This past winter, BFB staff began researching childhood hunger in Whatcom County. We already knew that 37% of the clients we serve are age 18 and younger, and we wanted to learn how we could better serve families with kids, especially during school vacations when food bank families really notice the extra meals they need to put on the table at home.

While expanded summer hours and other new initiatives have helped us make inroads to serving families we know are in need, it wasn't until we met with the Agape Service Project that we had a reliable mechanism for engaging with migrant farmworker families.

Much more difficult to track because of their seasonal residence, these families are also integral to Whatcom County agriculture and our food system. Many also struggle with food security, so when the Agape Service Project asked BFB if we could support their work serving around 130 families each week with produce, diapers, and eggs, the decision to help was easy. BFB's gleaning project is able to grow some of the items needed at Boxx Berry Farm, while we're able to leverage our greater purchasing power to defray other costs which helps the service project's budget go farther each week.

A project of the Newman Center at WWU, the Agape Service Project hosts summer service projects to help foster middle and high school youths' faith while serving the migrant community of Whatcom County during the strawberry and raspberry harvest season. In addition to offering a weekly food pantry, the project works a lot with the kids at the camp who are often left in charge of younger siblings while parents are in the field. "Some of our work is about food for families, while other times we get the chance to give older siblings the opportunity to be kids themselves," says Program Supervisor Melina Sergent.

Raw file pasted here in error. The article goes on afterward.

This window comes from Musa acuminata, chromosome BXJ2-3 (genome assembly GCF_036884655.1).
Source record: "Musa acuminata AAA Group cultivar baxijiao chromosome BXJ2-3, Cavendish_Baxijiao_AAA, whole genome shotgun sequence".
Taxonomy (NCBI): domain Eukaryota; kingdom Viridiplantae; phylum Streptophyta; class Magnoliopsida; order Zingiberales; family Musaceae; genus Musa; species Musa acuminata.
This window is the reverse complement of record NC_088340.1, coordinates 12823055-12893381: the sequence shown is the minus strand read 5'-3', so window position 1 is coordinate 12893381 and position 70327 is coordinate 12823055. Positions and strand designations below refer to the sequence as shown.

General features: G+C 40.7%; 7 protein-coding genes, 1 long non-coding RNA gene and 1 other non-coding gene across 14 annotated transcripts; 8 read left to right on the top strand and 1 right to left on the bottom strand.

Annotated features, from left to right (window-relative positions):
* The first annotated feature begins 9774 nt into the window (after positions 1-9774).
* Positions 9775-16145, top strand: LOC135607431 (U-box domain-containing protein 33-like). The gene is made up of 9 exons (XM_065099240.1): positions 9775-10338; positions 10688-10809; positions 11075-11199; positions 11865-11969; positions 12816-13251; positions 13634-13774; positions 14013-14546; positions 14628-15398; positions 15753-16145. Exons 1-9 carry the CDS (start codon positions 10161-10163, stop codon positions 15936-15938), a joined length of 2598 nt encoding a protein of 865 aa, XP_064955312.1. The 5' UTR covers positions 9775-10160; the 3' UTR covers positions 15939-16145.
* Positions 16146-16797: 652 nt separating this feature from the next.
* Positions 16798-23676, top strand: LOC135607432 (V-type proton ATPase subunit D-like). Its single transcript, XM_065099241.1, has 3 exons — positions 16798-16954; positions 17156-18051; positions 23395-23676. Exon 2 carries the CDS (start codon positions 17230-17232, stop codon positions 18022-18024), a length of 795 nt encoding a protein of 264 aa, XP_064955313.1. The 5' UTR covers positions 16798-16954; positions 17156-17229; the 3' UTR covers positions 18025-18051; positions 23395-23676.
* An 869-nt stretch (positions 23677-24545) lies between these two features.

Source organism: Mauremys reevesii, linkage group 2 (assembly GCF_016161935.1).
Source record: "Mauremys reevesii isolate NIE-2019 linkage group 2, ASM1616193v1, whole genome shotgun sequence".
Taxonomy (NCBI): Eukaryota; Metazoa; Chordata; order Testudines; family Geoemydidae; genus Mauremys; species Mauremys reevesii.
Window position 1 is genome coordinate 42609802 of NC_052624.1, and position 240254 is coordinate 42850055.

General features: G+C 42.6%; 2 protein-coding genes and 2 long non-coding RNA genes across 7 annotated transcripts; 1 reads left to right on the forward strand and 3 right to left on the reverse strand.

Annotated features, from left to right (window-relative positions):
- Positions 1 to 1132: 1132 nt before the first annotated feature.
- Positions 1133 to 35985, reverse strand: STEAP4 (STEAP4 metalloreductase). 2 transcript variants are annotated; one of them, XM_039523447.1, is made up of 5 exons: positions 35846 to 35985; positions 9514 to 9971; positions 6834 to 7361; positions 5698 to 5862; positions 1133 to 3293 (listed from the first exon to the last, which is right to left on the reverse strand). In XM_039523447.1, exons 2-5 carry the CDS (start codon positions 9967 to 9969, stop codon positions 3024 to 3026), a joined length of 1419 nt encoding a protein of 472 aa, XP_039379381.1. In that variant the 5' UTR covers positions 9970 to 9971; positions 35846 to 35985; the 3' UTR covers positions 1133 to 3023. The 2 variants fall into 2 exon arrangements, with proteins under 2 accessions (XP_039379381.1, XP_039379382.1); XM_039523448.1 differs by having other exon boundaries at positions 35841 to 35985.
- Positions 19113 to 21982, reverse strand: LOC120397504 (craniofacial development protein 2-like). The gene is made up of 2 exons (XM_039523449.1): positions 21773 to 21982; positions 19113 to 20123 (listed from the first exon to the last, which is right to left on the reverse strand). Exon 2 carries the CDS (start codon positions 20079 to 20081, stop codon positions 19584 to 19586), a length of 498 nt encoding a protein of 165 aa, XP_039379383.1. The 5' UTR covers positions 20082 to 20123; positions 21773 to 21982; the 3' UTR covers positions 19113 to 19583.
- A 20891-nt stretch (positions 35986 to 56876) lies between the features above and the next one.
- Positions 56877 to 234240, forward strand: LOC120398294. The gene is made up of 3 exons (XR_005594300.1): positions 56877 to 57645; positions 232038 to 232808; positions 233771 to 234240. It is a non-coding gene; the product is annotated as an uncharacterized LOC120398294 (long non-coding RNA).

- Max Morange,
Emerging Projects Coordinator
Take A Bite
Food Sampling

Bellingham Food Bank's produce section changes a lot throughout the year, reflecting what's in season and the abundance of the local harvest. But have you ever wondered what to do with some of the items you've seen? Maybe you don't think some of the veggies would make your family smile? Kids are notoriously picky eaters, but even the rest of us can agree that there are some food items we tried once a long time ago and aren't eager to dish up again anytime soon.